Thursday, November 6, 2008

I'm reading part 5 of Newsweek's "Secrets of the 2008 Campaign", which is a fascinating behind-the-scenes look at everything that went on (an undergraduate working at the coffee shop asked me what I was reading today, and when I told him, he said, "That's really important." Not really. But it's fun to read). Right now, I'm reading about the selection of Palin, and I'm kind of surprised by how accurately Gerry assessed McCain's choice back in August. McCain is a chronic gambler. He is impulsive and addicted to risk. There's no other way to see it:
But McCain didn't want the safe choice. A top adviser would later recall that telling McCain that Pawlenty was "safe" was "like guaranteeing" that McCain would not pick him. Prodded by Schmidt and Rick Davis, McCain began asking about Palin, a first-term governor who had shaken up the Alaska political establishment by taking on her own party elders, who was fearless and defiant, who was … a little bit like McCain. He had called her that Sunday morning while she was attending the Alaska State Fair. It was a quick phone call, only about five minutes, and Palin had trouble hearing McCain over the noisy crowd. But McCain was intrigued. He told Salter and Schmidt to fly her down to Arizona and take a close look.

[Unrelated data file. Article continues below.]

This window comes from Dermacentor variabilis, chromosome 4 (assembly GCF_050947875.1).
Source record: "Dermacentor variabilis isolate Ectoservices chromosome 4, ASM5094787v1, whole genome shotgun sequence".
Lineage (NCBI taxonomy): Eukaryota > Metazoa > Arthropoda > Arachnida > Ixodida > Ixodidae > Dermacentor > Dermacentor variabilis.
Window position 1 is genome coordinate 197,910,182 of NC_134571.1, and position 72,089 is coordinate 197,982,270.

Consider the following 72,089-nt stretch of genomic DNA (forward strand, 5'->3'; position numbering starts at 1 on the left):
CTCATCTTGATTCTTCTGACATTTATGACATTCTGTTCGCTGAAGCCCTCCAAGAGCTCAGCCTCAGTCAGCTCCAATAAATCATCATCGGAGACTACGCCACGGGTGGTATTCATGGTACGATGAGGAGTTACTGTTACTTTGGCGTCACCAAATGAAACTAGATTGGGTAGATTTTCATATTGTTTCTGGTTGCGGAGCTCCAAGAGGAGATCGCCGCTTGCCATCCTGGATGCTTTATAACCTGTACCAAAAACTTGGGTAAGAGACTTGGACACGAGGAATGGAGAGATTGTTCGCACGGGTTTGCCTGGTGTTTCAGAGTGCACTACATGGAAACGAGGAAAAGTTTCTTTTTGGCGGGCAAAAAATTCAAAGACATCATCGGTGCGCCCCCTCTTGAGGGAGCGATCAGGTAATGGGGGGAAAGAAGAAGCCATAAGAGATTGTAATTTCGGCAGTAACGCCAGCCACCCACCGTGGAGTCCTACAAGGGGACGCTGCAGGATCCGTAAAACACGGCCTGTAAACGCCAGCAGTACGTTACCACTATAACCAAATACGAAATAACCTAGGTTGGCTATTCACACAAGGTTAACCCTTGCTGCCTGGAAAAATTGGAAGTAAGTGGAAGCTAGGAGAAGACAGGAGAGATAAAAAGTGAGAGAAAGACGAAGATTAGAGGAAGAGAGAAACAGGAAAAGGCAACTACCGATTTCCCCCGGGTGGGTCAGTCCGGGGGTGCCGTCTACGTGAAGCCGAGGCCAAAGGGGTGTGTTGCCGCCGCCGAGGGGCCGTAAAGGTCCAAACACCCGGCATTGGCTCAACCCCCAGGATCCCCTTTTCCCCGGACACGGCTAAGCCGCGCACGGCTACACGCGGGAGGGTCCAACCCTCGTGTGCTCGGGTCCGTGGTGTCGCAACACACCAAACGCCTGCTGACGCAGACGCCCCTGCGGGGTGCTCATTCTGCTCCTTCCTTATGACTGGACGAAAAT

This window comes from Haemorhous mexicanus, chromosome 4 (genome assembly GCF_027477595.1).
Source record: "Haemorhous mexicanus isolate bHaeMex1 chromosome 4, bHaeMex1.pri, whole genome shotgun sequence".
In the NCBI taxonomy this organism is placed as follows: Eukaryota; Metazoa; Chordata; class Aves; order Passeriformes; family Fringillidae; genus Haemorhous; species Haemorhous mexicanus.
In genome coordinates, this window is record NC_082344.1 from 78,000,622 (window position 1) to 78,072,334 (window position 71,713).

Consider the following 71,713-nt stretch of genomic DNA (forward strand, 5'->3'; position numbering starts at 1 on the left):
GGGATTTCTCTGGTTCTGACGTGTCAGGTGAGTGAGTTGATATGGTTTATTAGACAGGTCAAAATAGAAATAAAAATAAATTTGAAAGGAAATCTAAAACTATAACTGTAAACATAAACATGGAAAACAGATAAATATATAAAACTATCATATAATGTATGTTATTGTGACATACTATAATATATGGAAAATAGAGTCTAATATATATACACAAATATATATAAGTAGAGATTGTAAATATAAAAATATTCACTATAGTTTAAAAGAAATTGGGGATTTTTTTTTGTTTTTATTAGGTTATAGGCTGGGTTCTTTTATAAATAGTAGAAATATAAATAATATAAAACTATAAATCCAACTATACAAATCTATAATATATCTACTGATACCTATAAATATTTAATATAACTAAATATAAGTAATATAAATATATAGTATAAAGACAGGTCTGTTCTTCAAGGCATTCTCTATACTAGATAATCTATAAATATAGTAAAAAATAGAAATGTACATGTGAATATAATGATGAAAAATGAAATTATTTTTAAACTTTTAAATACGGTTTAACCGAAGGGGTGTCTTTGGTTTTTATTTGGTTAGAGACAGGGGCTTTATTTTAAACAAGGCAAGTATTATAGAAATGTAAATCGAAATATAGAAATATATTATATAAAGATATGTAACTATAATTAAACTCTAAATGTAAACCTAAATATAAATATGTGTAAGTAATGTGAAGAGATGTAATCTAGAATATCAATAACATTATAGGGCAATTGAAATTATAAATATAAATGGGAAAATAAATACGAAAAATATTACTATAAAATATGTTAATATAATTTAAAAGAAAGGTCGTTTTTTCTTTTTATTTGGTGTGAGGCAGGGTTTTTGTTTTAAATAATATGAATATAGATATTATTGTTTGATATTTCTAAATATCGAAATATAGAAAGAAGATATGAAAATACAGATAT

Needless to say, if McCain had picked Pawlenty, this would have been a closer race. Palin soured so many moderates. She is the embodiement of "The Authoritarian Personality": infantile, paranoid, defensive, aggressive, scheming, uninformed, and self-righteous (I honestly believe that with Palin as President, we would find ourselves in a police state overnight). In any case, I'm both glad and sad that John McCain the gambler ultimately picked Palin. Glad because it gave us that much more of a win. Sad because she really fueled a lot of aggression and hatred in the conservative base, and I worry where that is going to take us in the future.

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